Moving to Phase 3 in our response to Omicron

By Urs Cunningham | Posted: Thursday February 24, 2022

As many of you will be aware, we have now moved to Phase 3 in our response to Omicron across the whole of Aotearoa New Zealand. This article will explain what this means for Amesbury School and the wider community.

We are expecting that, as this outbreak increases, we will see more cases of Covid-19 pop up in our school community. Please don’t be alarmed by this; it is only natural that as cases in our wider community increase, they will appear at school. We have really good systems in place to respond to this and to keep any spread of the virus – should it appear – to a minimum.

You may have seen Dr Jin Russell in the media noting research from New South Wales about their recent Omicron outbreak showing that onward transmission within the school setting is very low. For every tamariki who is infected and attends school, only 3.7% of their close contacts at school subsequently tested positive. We have seen that in New Zealand too – public health teams on the ground have seen that even though cases pop up in schools, there has been very little onward spread through the school because of the protective measures we have in place.

This is why we will remain open at Red level unless it is simply not possible to do so. It is good for a child’s wellbeing and learning to be at school with their friends and school staff, and we have strong systems in place to keep everyone as safe as possible. We will keep all of our current preventive measures in place, including splitting Harakeke and Koru into smaller shared groups and keeping the groups separate; all staff members, and all ākonga in year 4-6 wearing masks indoors; keeping staff in different teams separate; and keeping up strong daily cleaning and hygiene routines.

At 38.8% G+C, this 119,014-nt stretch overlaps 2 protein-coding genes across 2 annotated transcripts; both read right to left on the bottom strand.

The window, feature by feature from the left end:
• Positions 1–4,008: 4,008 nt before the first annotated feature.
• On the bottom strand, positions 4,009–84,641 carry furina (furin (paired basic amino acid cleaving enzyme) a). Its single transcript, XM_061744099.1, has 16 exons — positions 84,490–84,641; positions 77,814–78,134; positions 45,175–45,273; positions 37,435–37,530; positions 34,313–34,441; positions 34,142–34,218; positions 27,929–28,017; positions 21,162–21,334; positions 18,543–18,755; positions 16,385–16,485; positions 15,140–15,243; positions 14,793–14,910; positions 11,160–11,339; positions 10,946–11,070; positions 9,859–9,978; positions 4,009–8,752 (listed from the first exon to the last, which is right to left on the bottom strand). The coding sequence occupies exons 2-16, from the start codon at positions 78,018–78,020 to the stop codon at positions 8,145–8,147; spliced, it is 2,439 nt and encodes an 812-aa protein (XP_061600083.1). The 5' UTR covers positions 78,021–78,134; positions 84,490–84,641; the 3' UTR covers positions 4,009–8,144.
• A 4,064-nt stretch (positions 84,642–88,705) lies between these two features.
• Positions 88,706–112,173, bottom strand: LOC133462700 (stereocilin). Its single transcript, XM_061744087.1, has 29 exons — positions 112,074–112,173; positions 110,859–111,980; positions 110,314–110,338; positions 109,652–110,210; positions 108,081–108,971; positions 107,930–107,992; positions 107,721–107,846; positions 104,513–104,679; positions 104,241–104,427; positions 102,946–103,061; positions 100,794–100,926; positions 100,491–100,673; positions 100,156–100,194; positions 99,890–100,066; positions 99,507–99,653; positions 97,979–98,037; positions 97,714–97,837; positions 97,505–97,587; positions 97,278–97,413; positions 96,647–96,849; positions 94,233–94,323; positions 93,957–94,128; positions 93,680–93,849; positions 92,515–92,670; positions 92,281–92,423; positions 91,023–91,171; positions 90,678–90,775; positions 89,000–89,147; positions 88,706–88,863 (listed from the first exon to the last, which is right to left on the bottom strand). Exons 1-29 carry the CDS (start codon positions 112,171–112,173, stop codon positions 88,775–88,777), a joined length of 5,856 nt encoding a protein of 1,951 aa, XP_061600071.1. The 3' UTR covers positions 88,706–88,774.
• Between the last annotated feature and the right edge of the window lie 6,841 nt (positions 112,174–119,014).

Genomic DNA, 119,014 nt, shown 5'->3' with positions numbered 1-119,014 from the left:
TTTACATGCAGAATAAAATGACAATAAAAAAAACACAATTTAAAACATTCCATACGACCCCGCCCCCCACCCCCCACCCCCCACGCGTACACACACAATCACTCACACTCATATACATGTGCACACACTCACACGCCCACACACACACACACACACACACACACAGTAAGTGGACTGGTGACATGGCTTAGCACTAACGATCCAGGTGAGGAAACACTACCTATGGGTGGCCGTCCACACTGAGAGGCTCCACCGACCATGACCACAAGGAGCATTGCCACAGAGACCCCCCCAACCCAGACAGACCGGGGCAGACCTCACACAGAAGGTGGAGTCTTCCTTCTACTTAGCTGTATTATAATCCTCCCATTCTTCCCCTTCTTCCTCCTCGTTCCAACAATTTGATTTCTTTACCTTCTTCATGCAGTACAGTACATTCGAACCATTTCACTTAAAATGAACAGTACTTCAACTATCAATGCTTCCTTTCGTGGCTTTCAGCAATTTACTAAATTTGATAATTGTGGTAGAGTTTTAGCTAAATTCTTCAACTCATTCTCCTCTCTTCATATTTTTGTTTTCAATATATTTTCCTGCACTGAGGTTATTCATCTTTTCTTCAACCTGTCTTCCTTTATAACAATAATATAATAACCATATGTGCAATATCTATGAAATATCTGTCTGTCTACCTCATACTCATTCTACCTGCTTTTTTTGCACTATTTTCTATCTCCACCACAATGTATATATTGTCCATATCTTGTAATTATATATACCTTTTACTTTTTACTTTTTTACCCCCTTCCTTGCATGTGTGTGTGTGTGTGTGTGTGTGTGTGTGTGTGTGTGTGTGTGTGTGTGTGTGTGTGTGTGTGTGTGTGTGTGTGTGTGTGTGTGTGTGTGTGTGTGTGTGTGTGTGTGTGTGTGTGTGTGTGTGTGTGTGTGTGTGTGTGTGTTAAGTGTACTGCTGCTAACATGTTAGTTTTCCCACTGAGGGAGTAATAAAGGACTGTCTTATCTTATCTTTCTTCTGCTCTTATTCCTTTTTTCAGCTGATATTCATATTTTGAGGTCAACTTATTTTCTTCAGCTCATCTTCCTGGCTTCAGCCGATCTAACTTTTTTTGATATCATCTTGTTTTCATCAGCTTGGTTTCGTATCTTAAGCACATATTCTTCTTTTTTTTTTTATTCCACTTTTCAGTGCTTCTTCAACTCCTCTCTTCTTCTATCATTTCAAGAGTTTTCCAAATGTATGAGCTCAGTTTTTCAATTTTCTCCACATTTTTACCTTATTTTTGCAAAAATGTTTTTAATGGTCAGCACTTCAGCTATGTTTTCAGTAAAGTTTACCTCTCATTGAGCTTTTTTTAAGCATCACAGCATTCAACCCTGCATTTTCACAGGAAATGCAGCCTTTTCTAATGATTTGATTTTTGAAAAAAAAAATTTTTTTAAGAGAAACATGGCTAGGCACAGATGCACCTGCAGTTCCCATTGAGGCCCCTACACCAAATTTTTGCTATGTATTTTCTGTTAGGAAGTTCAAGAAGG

With the shift to Phase 3, the key change is that only household contacts now need to isolate themselves if a member of their household tests positive for Covid. This means:

If you or a household member tests positive for Covid, you must isolate with all of your household members for 10 days. Start counting the days from the day your symptoms started, or the day you were tested, if you are not showing any symptoms.

- If you are a close contact of someone who has Covid, but not a household contact, you do not need to isolate. You need to monitor carefully for symptoms of Covid, and isolate and seek medical advice if you develop any symptoms.

- If you and your household is isolating due to someone testing positive for Covid-19, please contact the school.

- If your child tests positive for Covid, please contact the school as soon as possible so that we can let people know to monitor for symptoms.

Transmission of Covid-19 is still most likely to happen in your home – so please keep doing all of these good practices to keep your whānau safe:

- Get your three doses of vaccine. Research has shown that compared with being unvaccinated, three doses of the vaccine will mean you are 67% less likely to be infected with Omicron and 97% less likely to get Delta. If you can’t get Covid, you can’t pass it on.

- Wash your hands

- Get lots of fresh air

- Cover any coughs and sneezes

- Clean surfaces regularly

- Stay home and seek medical advice if you are not feeling well.

- Wear a mask when you are out and about, and stay distanced from people outside of your household

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We would like to reassure you that it is safe for your tamariki to be at school. If you are concerned about your tamariki being at school, please contact Urs ([email protected]) or your child's whānau teacher to talk more about this. 

Ngā mihi,

Urs Cunningham